Now Viewing: Public and Community Health

Rich Besser’s Journey of Service

May 11, 2017, 11:00 AM, Posted by Najaf Ahmad

From his Princeton roots to his experiences as a pediatrician, public health practitioner and journalist, Rich Besser shares stories and lessons from a career dedicated to service in this Q&A.

Richard Besser stands near a mural at RWJF in Princeton, N.J.

Rich Besser was a fourth-year medical student when he found himself performing his first (and last!) solo emergency Cesarean section at a hospital tucked within a rural Himalayan village in Manali, India.

He had come to Lady Willingdon Hospital eager to learn about health problems facing people within the developing world, and worked under a gifted local surgeon, Dr. George “Laji” Varghese. Providing care for the underserved population there was no small feat. For instance, the power would often go out during surgeries, requiring someone to hold a flashlight over the operating table.

Dr. Laji one day left Rich in charge as he departed for a week-long meeting. Before leaving, as a precaution, he walked Rich through how to perform an emergency Cesarean section since they were high up in the mountains and hours away from the next health care facility.

Sure enough, a few days later a woman who’d struggled through labor for over a day arrived. A senior nurse noted that the baby’s heart didn’t sound good.

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New Effort Will Give Researchers Access to Valuable Health Datasets

Apr 24, 2017, 9:00 AM, Posted by Katherine Hempstead

A new program is providing research teams with $750,000 in funding and access to rich health data. In doing so, we're hoping to create opportunities for researchers to use this data to inform policy and improve systems.

Health professional in a hospital typing patient information into a computer.

Many of us track health data without even thinking about it. With our step counters, fitness tracker apps, and “smart” watches, we collect thousands of points of data about ourselves—data we hope to use to make us healthier and more fit (or motivate ourselves to work harder). Now think about all the data health care providers and insurance companies track. That data, if put together and de-identified to protect privacy, could help researchers spot health trends in certain geographic areas. That data could help researchers see if there are linkages between people with chronic conditions and what type of health plans they choose.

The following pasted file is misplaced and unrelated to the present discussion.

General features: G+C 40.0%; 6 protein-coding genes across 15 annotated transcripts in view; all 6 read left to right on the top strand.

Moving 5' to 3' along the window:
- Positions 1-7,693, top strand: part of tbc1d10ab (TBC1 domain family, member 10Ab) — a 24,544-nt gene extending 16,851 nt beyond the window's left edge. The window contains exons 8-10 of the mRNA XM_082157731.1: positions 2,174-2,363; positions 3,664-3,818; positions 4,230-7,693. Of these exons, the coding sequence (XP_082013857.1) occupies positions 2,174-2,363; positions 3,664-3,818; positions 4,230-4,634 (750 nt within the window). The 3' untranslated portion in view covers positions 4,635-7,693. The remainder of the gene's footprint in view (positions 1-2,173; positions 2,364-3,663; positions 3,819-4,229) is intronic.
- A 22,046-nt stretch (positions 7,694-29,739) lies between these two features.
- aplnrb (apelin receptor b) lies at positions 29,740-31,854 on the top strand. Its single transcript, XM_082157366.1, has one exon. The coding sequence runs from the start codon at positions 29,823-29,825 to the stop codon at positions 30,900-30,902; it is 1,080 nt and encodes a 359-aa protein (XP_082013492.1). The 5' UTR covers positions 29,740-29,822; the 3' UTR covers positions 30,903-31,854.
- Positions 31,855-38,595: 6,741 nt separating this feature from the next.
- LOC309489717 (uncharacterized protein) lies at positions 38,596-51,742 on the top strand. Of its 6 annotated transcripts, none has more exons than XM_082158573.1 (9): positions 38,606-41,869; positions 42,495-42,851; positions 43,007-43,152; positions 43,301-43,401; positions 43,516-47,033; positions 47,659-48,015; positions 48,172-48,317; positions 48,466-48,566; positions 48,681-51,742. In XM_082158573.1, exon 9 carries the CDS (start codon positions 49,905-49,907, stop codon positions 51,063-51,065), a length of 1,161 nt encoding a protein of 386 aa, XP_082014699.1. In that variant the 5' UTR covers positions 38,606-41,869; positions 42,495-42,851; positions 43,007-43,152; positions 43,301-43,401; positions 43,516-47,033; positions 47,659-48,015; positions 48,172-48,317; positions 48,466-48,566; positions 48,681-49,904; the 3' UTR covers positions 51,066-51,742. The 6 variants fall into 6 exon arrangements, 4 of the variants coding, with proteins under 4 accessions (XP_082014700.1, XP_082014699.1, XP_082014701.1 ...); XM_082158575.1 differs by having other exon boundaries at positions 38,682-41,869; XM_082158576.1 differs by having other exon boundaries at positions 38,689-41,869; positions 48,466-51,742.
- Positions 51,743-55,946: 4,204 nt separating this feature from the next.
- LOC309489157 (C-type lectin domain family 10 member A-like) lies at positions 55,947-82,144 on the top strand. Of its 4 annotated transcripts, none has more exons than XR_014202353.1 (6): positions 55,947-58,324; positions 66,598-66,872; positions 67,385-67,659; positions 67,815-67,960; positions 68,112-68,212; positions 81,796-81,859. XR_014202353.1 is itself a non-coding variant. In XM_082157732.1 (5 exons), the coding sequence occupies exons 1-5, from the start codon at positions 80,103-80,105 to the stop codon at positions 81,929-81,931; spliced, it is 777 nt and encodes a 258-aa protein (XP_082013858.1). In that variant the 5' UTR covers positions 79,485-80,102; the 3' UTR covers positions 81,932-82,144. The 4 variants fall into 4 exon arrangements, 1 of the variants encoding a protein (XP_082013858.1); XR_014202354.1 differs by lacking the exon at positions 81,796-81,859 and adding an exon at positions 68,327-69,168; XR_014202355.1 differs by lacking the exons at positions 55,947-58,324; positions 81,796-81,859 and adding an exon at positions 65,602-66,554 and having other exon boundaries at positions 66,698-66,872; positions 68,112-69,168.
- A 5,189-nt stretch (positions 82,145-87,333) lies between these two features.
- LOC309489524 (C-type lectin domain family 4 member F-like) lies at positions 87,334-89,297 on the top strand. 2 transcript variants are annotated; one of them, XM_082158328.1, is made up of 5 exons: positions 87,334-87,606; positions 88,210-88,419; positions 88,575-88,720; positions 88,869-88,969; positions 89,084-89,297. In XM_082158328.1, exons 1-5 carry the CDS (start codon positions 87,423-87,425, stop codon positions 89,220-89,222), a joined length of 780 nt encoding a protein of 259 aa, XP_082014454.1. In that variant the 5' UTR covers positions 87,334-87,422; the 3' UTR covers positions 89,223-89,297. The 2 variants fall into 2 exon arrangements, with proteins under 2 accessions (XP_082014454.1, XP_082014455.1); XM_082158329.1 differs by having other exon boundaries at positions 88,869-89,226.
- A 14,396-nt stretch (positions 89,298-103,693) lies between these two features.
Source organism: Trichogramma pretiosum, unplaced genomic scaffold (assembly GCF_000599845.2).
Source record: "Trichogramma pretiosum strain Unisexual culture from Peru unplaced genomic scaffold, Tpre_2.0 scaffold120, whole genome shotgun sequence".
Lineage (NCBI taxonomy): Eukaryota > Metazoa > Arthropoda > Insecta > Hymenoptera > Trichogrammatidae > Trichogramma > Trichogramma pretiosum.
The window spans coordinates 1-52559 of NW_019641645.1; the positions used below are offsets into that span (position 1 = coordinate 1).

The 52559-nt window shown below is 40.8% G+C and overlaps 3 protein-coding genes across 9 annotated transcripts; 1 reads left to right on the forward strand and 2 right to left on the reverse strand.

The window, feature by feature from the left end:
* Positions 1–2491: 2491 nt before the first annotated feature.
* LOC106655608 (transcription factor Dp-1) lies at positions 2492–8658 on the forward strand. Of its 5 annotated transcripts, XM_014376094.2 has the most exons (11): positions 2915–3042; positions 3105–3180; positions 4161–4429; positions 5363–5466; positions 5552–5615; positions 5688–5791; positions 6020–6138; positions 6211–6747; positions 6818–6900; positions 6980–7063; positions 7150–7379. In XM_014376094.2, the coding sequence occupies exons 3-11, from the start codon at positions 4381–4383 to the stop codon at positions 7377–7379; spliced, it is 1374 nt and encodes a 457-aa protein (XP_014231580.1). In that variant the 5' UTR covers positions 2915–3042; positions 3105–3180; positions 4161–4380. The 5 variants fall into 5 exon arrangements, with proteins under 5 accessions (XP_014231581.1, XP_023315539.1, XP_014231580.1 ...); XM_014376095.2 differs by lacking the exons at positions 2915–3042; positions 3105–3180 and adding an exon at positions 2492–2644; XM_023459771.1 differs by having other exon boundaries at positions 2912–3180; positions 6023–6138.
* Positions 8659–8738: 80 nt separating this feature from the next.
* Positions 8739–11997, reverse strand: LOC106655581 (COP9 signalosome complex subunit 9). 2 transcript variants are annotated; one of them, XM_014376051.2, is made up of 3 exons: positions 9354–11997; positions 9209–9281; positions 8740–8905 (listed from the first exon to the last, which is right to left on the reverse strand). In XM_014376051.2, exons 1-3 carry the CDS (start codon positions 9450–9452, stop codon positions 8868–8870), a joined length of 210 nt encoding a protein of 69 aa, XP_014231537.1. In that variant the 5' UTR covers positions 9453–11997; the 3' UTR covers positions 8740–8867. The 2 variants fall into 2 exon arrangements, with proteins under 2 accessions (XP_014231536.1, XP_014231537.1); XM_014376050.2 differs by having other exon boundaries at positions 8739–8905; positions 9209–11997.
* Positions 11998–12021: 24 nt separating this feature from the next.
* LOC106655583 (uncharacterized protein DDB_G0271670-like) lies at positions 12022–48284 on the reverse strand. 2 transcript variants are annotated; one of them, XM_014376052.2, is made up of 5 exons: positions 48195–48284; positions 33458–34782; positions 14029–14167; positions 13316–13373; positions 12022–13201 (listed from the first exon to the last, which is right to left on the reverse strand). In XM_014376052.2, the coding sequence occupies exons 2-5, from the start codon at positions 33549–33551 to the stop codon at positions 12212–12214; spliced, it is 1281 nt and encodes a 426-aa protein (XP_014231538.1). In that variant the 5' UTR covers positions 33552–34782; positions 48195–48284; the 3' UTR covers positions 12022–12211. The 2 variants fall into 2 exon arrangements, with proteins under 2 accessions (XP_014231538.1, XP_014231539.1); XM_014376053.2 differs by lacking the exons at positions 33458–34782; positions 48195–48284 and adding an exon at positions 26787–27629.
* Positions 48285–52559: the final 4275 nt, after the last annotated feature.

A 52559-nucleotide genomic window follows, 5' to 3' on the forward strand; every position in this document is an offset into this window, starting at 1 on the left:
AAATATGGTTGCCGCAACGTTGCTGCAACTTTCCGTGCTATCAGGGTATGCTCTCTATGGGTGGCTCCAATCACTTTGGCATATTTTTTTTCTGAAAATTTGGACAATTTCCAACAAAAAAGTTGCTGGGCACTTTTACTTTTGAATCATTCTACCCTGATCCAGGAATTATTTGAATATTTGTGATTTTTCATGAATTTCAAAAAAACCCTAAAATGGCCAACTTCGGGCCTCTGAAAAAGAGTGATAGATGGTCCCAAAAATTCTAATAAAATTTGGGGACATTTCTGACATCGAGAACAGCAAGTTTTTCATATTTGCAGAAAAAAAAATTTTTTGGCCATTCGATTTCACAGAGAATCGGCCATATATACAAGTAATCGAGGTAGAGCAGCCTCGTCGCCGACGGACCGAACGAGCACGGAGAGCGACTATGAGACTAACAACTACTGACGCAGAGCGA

Now, imagine you know about a library of health data, but it’s locked in a room that is in a building that costs money to enter, requires legal negotiation, and is not organized for researchers to use.

For many researchers, this analogy is more real than you think. Many valuable health datasets are actually this elusive. Proprietary datasets may be hard to obtain due to cost, or have technical/systems requirements that make it difficult for researchers to access and actually use.  

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System and Services Research for Better Health

Apr 18, 2017, 8:30 AM, Posted by Oktawia Wojcik

How can we identify the system-level strategies needed to improve the delivery of medical, public health, and social services? With $2 million in funding, we’re calling on research teams to find out.

Community members walk together downtown.

What does it look like when systems work better together?

At Arizona State University, a research team is exploring this very question. By integrating data sources from Arizona’s medical, mental health, and criminal justice systems, they’re looking for ways to effectively coordinate health and support services for those confronting mental health or substance abuse challenges. The study uses systems modeling and network analysis methods to see how individuals and dollars move between and within these systems. These insights will help us better understand how changes in financing and service delivery can improve health outcomes.

Over at Drexel University, a team is studying how aligning Medicaid coverage for behavioral services with the Temporary Assistance for Needy Families program (TANF) can reduce children’s developmental risks, improve future employment and income, and reduce the return of beneficiaries to the TANF program.